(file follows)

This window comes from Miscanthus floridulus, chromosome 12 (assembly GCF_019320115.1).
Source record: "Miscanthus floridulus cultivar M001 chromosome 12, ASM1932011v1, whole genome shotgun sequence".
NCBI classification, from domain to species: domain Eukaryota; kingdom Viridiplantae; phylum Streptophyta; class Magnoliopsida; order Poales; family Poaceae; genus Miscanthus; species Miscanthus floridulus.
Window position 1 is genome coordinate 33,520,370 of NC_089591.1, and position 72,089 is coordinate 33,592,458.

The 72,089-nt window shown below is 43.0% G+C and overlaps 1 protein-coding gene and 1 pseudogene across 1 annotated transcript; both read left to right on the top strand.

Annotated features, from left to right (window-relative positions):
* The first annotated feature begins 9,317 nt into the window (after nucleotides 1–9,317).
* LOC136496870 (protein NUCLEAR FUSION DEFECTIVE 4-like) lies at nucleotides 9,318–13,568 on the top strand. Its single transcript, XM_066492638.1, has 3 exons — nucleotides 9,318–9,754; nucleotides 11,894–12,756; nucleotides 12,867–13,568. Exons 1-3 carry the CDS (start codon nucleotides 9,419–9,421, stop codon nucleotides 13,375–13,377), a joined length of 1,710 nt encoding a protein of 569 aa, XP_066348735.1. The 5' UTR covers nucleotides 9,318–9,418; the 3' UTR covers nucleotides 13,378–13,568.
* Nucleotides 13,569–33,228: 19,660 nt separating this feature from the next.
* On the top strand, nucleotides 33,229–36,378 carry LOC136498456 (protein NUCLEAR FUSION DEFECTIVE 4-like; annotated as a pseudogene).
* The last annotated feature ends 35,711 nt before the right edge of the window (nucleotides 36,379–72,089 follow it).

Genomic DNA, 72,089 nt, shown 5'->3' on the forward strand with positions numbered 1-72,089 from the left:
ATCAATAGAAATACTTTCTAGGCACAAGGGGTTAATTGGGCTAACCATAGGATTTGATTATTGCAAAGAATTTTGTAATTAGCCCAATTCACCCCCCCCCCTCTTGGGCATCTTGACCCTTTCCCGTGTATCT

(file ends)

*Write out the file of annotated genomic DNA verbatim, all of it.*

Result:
This window comes from Miscanthus floridulus, chromosome 12 (assembly GCF_019320115.1).
Source record: "Miscanthus floridulus cultivar M001 chromosome 12, ASM1932011v1, whole genome shotgun sequence".
NCBI classification, from domain to species: domain Eukaryota; kingdom Viridiplantae; phylum Streptophyta; class Magnoliopsida; order Poales; family Poaceae; genus Miscanthus; species Miscanthus floridulus.
Window position 1 is genome coordinate 33,520,370 of NC_089591.1, and position 72,089 is coordinate 33,592,458.

The 72,089-nt window shown below is 43.0% G+C and overlaps 1 protein-coding gene and 1 pseudogene across 1 annotated transcript; both read left to right on the top strand.

Annotated features, from left to right (window-relative positions):
* The first annotated feature begins 9,317 nt into the window (after nucleotides 1–9,317).
* LOC136496870 (protein NUCLEAR FUSION DEFECTIVE 4-like) lies at nucleotides 9,318–13,568 on the top strand. Its single transcript, XM_066492638.1, has 3 exons — nucleotides 9,318–9,754; nucleotides 11,894–12,756; nucleotides 12,867–13,568. Exons 1-3 carry the CDS (start codon nucleotides 9,419–9,421, stop codon nucleotides 13,375–13,377), a joined length of 1,710 nt encoding a protein of 569 aa, XP_066348735.1. The 5' UTR covers nucleotides 9,318–9,418; the 3' UTR covers nucleotides 13,378–13,568.
* Nucleotides 13,569–33,228: 19,660 nt separating this feature from the next.
* On the top strand, nucleotides 33,229–36,378 carry LOC136498456 (protein NUCLEAR FUSION DEFECTIVE 4-like; annotated as a pseudogene).
* The last annotated feature ends 35,711 nt before the right edge of the window (nucleotides 36,379–72,089 follow it).

Genomic DNA, 72,089 nt, shown 5'->3' on the forward strand with positions numbered 1-72,089 from the left:
ATCAATAGAAATACTTTCTAGGCACAAGGGGTTAATTGGGCTAACCATAGGATTTGATTATTGCAAAGAATTTTGTAATTAGCCCAATTCACCCCCCCCCCTCTTGGGCATCTTGACCCTTTCCCGTGTATCT